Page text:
I would have spent the whole day writing, but I made the mistake of taking a break for dinner and watching my recordings of "Glee". It was good. I hadn't seen it before, but I was instantly hooked and had a monster marathon until midnight. To feel less guilty, I called it "research" on high school students. Everything feeds your writing :) Tonight I have to actually write, however. After I watch one more episode.

01 November 2009

Holiday Over

I love Halloween. It's the jack-o-lanterns, the creepy decorations, scary movies, and the candy of course. Now, as the pumpkin starts to look a little shrivelled, I'm suffering my usual post holiday blues. Fortunately, I have my revisions to distract me from it.

I gave myself a week to cool off before reading the latest wip in its entirety. I managed it in a day, and there were few changes needed that I could see. That worries me. Am I objective enough? My co-writer husband was more involved in this project than the last one, so I'm not sure I can entirely trust his judgement either. Test readers are needed asap methinks.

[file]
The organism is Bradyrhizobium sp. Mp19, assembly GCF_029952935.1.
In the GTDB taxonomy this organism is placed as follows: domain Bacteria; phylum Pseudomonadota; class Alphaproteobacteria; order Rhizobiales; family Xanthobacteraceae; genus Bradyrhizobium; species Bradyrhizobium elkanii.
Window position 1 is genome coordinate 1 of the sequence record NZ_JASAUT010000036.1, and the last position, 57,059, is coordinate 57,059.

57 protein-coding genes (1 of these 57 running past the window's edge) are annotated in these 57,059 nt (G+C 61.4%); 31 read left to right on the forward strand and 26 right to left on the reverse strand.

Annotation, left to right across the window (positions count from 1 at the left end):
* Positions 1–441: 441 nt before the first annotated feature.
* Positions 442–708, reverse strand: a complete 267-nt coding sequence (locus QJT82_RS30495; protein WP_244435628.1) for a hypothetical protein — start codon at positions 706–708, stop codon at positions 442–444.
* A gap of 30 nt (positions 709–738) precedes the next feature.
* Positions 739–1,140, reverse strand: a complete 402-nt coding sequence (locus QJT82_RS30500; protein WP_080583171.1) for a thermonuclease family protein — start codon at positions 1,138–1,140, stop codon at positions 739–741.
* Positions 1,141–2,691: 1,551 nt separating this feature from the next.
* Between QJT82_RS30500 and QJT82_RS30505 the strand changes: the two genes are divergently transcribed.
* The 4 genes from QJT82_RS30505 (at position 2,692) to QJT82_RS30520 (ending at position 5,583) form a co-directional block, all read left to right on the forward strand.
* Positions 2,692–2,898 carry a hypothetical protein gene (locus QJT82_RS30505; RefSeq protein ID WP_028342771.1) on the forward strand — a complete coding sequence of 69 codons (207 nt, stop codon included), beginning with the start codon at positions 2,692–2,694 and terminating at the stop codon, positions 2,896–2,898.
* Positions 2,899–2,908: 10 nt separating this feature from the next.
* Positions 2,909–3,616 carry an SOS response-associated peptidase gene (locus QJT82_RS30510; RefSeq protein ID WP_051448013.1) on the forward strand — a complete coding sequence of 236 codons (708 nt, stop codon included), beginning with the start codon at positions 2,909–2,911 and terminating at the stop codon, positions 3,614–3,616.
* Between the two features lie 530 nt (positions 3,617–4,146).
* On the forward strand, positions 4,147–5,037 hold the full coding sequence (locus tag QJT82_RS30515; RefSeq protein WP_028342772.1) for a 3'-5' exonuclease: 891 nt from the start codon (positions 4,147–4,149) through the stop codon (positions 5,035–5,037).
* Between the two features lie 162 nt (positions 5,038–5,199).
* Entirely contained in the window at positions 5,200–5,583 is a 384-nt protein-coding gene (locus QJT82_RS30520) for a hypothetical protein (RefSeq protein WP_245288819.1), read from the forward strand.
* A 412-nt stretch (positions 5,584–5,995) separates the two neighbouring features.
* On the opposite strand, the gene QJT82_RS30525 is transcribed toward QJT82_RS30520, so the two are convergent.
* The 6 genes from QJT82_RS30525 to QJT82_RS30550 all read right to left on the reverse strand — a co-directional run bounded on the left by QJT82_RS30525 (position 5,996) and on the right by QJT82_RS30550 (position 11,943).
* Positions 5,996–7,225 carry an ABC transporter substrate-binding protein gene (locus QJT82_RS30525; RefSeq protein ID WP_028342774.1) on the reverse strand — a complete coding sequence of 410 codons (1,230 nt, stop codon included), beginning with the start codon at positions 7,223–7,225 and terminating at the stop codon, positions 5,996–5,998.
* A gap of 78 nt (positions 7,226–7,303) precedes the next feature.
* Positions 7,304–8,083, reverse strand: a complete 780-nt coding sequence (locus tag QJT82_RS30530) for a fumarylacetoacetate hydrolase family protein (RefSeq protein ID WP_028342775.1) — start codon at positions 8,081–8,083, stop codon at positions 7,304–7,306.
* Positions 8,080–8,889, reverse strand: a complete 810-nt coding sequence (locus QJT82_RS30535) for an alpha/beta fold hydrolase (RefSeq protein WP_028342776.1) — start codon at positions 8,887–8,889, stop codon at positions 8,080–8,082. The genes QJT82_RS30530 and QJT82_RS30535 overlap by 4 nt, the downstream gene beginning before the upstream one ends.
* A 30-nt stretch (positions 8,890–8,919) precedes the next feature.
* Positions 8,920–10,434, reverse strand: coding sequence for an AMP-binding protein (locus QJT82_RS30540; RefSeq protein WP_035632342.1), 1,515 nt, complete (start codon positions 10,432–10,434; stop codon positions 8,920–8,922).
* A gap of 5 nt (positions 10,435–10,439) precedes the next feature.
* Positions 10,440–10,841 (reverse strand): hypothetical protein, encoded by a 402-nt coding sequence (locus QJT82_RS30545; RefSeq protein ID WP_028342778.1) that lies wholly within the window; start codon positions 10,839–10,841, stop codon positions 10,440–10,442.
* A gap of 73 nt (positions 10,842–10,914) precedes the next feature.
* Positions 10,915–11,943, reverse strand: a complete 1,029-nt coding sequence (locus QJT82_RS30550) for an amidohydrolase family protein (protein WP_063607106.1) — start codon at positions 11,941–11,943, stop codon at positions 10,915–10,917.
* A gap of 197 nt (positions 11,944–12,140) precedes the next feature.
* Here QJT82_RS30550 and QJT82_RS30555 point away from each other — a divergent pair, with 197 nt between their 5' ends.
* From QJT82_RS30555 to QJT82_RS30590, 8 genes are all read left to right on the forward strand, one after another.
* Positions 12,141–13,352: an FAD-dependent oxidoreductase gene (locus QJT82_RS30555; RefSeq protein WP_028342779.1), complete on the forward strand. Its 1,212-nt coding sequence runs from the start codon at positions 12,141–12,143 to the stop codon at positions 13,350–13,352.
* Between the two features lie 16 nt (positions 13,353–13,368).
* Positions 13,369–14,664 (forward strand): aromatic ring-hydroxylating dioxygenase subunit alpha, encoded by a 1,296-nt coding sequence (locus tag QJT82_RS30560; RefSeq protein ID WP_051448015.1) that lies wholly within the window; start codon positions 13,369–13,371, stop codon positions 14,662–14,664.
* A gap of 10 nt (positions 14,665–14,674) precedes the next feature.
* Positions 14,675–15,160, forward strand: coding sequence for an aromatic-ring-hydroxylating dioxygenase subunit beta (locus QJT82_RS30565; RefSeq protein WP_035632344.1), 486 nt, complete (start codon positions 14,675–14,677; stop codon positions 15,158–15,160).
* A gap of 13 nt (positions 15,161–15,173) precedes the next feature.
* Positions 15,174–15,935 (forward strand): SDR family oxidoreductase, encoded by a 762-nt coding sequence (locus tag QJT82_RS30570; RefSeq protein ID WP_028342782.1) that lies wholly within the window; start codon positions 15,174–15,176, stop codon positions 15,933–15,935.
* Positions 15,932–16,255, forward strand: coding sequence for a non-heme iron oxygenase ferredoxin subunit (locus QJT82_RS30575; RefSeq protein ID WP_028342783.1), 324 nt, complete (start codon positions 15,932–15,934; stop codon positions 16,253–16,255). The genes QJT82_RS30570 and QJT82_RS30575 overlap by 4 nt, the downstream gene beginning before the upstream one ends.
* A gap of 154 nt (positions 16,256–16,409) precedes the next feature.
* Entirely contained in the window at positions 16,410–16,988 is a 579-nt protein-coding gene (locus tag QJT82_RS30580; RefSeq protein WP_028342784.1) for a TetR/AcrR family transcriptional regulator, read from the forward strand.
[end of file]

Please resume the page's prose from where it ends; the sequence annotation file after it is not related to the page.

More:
One thing I did notice was that my protagonist comes off a bit snarly. She is, which is what I like about her, but will others like her? There are plenty of fans of "House", so I can hope. I've considered nicing her up a bit, but I don't want to end up with a bland main character, especially worrisome for a first person detective story. Besides, she needs a lot of fire to stand up to the even more snarly people around her. I'm going to keep it as is and, once again, see what my test readers think.

In the mean time, there are a few small edits to make and a new book to work on. I want to really challenge myself with the next one, not only in terms of story and characterization--I want to push my prose. I'm a lean writer, and I hate too many adjectives, but I want to try something literary, something sumptuous. Don't worry, I'm not turning into a snob. Genre writing is my first love, but I'm giving myself an education here, and I can't be too easy on myself. If I do get published and manage to make a career of it, I'm sure I'll have deadlines and promotion to worry about, so this is my best chance to experiment and improve my skill.

Done psyching myself up now. I can do this. Back to work I go. And, with any luck, Thanksgiving will be here before I know it!

26 October 2009

An International Mess